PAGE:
The Minimum Order Quantity (MOQ) requirement specifies the lowest quantity of a certain product that a supplier is willing to sell. If the importer cannot reach the MOQ requirement, then the supplier is not willing to enter production.
Suppliers in China and other low-cost manufacturing countries tend to have fairly high quantity requirements. In this post, we explain why so is the case and what you can do about it.
- Low-profit margins demands larger volumes
Most Chinese manufacturers tend to operate on razor-thin profit margins. Often as low as 3 to 4%. Low-profit margins require the supplier to produce a large quantity of products in order to break even.
- Your suppliers MOQ requirement is a reflection of the MOQ set by their components and materials subcontractors
The manufacturer is not always to blame for high Minimum order quantity requirements. Chinese suppliers tend to keep a minimum stock of materials and components. As such, they must buy materials and parts from subcontractors, on an order to order basis. This in turn, requires that the factory can satisfy the MOQ of the subcontractor. This also explains why different items and different materials (or even colors of the same material) has different MOQs. With some effort, it is possible to work out how the MOQ can be lowered, by identifying which materials and components the supplier keeps in stock, or can buy in lower minimum order volumes. There are, however, certain limitations to this approach. For example, materials that are compliant with REACH, or other chemical regulations, must be procured in a larger volume. As product compliance is not optional, going around the MOQ requirement using ‘standardized materials’ may not always work.
- Chinese suppliers often don’t keep stock. They ‘make to order’.
It would be really easy for a factory to sell low volumes if they only kept readymade units in stock. However, they rarely do. At least not when it comes to products that are ‘export ready’. Indeed, you can go on Taobao.com and find tens of thousands of suppliers, all with ready-made goods. But, off-shelf products in China are manufactured for the domestic market. That is a problem, as such products are, for obvious reasons, not manufactured in compliance with overseas (i.e., US or EU) product labeling requirements and safety standards.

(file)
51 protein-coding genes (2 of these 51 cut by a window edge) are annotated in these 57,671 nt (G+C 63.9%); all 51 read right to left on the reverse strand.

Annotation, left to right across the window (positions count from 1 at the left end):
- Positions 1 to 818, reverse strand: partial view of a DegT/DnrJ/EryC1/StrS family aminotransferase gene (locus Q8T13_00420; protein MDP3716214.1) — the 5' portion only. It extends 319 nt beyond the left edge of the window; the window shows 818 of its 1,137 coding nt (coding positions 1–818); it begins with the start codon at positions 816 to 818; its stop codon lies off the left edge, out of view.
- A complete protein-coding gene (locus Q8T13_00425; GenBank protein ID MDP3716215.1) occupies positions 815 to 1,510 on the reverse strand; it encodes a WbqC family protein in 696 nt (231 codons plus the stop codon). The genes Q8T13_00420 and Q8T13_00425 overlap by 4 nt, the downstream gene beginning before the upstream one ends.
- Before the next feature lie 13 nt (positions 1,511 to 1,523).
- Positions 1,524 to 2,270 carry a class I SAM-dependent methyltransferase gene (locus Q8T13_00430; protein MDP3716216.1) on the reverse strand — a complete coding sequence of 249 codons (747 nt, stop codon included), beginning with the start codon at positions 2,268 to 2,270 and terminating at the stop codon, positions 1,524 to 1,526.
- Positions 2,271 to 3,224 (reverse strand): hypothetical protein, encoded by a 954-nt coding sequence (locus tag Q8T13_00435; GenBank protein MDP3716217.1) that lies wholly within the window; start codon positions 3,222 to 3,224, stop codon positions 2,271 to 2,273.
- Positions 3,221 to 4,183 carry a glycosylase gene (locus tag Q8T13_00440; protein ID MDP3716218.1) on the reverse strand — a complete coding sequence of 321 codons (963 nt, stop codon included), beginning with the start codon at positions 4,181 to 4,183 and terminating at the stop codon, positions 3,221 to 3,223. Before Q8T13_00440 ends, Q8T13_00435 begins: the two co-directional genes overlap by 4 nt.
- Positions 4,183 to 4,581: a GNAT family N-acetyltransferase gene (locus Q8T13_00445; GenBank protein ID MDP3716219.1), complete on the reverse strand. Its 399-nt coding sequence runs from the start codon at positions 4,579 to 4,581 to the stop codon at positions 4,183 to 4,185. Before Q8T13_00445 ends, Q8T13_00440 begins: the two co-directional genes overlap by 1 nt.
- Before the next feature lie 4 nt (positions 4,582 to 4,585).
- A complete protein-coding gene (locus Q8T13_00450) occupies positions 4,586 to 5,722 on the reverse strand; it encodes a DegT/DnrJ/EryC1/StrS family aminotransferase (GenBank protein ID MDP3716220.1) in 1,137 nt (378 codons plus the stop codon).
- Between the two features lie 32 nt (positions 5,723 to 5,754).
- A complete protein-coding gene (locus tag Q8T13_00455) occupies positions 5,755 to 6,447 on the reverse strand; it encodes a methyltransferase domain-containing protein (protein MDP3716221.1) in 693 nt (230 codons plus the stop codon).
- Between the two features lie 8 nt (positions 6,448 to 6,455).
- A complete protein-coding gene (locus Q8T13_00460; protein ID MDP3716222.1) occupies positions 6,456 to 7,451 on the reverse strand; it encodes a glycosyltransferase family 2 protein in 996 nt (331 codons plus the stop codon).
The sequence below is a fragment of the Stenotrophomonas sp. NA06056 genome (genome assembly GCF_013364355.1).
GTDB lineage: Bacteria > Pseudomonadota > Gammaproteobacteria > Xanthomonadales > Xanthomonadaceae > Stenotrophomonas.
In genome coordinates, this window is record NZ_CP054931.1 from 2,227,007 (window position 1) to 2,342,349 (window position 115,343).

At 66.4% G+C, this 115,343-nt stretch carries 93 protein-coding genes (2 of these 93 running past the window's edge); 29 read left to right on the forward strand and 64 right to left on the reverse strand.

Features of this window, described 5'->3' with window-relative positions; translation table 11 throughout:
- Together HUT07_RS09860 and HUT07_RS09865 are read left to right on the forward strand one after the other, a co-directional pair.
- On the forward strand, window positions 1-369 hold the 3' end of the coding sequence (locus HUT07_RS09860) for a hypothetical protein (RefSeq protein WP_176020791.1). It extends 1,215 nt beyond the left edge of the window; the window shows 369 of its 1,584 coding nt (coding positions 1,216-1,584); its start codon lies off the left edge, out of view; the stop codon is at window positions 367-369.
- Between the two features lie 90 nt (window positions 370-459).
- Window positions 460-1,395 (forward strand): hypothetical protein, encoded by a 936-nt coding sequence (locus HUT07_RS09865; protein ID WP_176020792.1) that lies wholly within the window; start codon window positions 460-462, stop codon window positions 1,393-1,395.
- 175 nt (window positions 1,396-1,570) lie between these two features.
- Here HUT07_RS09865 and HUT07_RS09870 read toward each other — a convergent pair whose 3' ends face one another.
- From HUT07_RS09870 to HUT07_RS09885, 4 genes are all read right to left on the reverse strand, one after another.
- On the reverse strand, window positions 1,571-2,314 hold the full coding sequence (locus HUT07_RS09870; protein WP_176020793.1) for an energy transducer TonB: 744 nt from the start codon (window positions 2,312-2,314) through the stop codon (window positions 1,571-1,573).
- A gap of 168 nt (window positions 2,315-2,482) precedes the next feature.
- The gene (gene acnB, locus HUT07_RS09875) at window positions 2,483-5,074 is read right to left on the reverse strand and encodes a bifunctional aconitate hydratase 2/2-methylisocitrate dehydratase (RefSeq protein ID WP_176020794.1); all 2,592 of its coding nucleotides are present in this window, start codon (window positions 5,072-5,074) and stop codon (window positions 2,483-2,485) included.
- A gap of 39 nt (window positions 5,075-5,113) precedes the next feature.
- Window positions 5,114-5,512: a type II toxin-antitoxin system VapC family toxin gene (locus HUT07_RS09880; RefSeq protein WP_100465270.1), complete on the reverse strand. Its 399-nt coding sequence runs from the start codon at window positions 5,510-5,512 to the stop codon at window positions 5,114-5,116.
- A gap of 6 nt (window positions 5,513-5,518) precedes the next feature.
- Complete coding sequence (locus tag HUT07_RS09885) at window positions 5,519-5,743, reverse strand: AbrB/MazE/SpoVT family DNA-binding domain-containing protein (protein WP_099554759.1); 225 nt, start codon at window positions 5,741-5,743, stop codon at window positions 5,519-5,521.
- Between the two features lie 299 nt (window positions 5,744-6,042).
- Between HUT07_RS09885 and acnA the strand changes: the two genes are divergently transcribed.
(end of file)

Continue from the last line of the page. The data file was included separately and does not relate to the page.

For example, all products in the United States must carry a country of origin label (i.e., Made in China), in English. While some off-shelf products may be compliant, you will need to look long and hard for them.
So, let’s get back to the question. Off-shelf goods can be purchased in small volumes, the problem is just that you cannot buy such products – and as a result, you are back to “make to order” which means you must meet the suppliers MOQ.
- Manufacturers often have more than just one MOQ requirement
Many factories present a single MOQ, for all products. However, that is rarely the case.
Let’s take the textiles industry for example. An Apparel manufacturers MOQ often looks like this:
- Per unit: 1000 pcs
- Per standard material: 500 pcs
- Per custom material: 1000 pcs
- Per standard color: 250 pcs
- Per custom color (i.e., RAL or Pantone): 500 pcs
- Per size: 250 pcs
As you can see above, standard materials and colors (i.e., those with higher turnover) are sold with a lower MOQ. The more you customize a product, the higher the Minimum order quantity requirement goes. You can make this to work in your favor, only if you can manage to get this information from your supplier. In the example above, you must buy 1000 pcs. If you buy a T-shirt in a standard material, in a standard color – you can get 4 different products (SKUs). On the other hand, a custom material would only get you one SKU, as the MOQ requirement is the same as for the “per order” MOQ. This explains why suppliers tend to have higher MOQ requirements for products, while prints and other modifications can be offered with lower MOQs. The same often goes for cutting and other procedures that can be managed by the supplier.
- How you can lower the MOQ requirement
You can negotiate a lower Minimum order quantity requirement from your supplier. Yet, as mentioned in this article, the supplier often has very limited room for reducing the MOQ.
In fact, they may not be able to offer you a lower MOQ than they already do. At least not without taking a loss, or being forced to themselves take a bigger risk by buying more materials and components than are actually used for your order.
Some suppliers may consider offering buyers a lower MOQ, in return for a higher price. But, working out the supplier’s quantity requirement structure is often far more efficient.
By doing so, you can design your product, and use materials and parts, that the supplier is able to procure in lower volumes.
Wonik will be able to negotiate all of these terms for you!
About Wonik Corp USA
The Wonik Corp USA Blog Base is an extensive library of our 60 years experience expressed in articles on various topics related to our business, product development, and overall manufacturing in Asia.